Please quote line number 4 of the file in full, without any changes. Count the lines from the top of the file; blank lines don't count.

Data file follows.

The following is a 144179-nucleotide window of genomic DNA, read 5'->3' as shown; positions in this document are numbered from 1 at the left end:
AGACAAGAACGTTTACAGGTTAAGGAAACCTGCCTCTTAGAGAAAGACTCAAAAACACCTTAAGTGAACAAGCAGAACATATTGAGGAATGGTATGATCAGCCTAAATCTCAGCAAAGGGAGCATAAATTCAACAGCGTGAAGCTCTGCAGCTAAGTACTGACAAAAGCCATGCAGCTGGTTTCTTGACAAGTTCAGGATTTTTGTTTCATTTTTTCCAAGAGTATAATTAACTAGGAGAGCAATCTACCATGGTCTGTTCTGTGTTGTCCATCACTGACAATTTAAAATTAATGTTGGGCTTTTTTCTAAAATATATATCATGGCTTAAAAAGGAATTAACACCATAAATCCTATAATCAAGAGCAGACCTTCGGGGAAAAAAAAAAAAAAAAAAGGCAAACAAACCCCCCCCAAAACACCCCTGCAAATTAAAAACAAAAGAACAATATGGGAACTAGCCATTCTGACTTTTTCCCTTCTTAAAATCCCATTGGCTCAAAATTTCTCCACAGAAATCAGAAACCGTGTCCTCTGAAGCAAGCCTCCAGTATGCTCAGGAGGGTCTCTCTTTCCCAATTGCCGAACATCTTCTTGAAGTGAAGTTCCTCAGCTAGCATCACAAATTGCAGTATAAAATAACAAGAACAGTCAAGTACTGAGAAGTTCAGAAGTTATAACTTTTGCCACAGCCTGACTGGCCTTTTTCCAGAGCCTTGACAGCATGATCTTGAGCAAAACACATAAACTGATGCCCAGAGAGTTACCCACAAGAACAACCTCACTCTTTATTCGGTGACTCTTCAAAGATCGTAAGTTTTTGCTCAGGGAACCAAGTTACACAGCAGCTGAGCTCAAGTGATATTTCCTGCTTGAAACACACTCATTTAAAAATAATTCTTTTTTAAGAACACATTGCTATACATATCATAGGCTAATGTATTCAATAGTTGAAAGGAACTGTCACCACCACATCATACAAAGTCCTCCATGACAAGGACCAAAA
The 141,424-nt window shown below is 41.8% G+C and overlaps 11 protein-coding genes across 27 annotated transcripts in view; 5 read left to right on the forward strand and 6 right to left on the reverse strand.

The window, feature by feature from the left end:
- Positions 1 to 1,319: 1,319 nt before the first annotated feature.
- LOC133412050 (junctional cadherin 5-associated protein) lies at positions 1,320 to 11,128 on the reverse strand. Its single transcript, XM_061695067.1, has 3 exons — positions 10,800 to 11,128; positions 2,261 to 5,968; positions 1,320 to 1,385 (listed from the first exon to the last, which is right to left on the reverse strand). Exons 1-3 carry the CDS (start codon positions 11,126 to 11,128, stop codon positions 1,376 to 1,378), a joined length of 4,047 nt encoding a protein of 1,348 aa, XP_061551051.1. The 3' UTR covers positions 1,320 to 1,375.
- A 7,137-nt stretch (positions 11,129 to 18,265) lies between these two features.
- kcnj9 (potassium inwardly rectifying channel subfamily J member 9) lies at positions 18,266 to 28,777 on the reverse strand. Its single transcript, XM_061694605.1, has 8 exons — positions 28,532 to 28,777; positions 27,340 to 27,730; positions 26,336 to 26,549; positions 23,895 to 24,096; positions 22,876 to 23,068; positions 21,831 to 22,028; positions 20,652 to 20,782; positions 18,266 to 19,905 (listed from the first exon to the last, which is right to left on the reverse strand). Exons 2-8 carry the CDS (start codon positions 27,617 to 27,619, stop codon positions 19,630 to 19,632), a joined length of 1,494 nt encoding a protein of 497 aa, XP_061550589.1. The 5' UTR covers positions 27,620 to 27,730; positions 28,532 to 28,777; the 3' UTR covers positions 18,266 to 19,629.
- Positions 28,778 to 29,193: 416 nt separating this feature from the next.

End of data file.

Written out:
The window, feature by feature from the left end: